The result is a a tonka bean Daiquiri accented with essence of white peeled licorice, a ginger-vanilla Ti Punch served in a frosted mini-decanter for one, a Spiced Piña Colada poured into a glass that’s been smoked with burnt cinnamon and clove, a Maori Sour sweetened with green tea-aromatized sugar, and a Moscow Mule topped with a sorbet of cucumber and pink peppercorn. On festival weekends Nu Lounge serves 1,000 covers a night, but even at the height of such pandemonium your drink will be meticulously presented, perhaps in a crystal skull, or accompanied by an animatronic chirping toucan, or half-hidden in a cloud of dry-ice vapor. “Smoke, flame, we do all the cinema,” says Daniele, who thinks nothing of serving customers drinks in valuable vintage Tiki mugs from his personal collection (we were gobsmacked when our Pukka Punch arrived in a rare, well-nigh irreplaceable 1950s St. Louis Mainlander mug).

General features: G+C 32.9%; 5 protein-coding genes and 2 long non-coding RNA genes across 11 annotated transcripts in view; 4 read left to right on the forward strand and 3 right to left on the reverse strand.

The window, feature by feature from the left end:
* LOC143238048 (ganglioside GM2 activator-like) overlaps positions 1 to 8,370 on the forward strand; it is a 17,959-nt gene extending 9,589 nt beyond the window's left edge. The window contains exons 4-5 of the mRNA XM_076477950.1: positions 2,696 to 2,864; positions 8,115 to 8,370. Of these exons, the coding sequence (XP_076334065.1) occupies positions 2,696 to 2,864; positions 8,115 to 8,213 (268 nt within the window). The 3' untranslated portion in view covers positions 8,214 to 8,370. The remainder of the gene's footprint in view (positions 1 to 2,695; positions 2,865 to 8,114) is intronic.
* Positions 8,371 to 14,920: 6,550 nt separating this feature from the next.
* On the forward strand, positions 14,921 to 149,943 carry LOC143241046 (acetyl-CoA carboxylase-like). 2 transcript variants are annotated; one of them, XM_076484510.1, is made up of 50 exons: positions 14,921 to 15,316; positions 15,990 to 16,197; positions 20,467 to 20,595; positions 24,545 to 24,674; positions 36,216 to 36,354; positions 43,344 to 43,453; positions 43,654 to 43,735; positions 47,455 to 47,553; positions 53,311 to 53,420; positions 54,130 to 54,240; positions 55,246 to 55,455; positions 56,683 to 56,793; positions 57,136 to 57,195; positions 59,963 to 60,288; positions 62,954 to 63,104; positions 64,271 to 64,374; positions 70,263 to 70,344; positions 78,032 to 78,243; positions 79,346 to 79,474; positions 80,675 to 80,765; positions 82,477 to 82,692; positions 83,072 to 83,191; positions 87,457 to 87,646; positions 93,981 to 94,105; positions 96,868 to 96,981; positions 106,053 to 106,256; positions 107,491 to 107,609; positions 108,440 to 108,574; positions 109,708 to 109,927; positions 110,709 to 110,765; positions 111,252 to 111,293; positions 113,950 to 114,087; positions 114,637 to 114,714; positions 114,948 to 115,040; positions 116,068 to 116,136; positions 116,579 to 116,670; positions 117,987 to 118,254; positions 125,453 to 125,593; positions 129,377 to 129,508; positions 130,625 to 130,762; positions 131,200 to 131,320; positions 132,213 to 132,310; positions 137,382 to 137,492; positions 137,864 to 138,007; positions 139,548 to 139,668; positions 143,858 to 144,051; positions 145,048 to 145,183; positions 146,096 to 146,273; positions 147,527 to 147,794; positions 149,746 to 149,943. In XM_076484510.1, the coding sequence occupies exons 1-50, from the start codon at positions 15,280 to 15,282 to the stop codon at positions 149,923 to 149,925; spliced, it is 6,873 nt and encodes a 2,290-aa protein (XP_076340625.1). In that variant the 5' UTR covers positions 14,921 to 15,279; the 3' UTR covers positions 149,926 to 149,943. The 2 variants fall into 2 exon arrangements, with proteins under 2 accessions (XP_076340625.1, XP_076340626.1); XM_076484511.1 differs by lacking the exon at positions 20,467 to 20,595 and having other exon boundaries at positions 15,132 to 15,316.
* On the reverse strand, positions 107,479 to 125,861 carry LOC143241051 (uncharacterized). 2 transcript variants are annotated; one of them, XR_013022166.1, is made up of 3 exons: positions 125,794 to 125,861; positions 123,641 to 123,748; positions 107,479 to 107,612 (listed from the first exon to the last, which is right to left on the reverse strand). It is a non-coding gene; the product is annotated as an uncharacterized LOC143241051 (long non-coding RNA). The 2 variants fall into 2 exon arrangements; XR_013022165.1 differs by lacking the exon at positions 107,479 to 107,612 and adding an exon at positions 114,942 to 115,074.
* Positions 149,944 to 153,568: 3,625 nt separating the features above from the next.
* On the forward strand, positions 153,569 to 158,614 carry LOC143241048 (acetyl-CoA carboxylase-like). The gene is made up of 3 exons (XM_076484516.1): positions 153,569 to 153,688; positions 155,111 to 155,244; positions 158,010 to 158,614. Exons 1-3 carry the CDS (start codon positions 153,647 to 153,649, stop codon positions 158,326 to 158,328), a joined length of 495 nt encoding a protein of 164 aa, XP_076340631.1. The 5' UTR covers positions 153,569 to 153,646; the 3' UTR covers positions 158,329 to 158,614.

But for sheer “cinema,” nothing tops Nu Lounge’s signature Aqua de Mai Tai (pictured above). When you order it you are presented with a large leather-bound book. When you open the book, you find a corked perfume bottle resting inside. And inside the bottle is your Mai Tai, which you pour into two antique glasses. Recipe: 1 1/2 ounces white Puerto Rican rum, 1 ounce Añejo rum, 1 ounce lime juice, 1 ounce fresh pineapple juice, 1/2 ounce falernum, 1/2 ounce Cointreau, 2 dashes rhubarb bitters and 1 dash Brooklyn Hemispherical bitters.

“Ah,” we thought after our first sip. “Abbozzo.”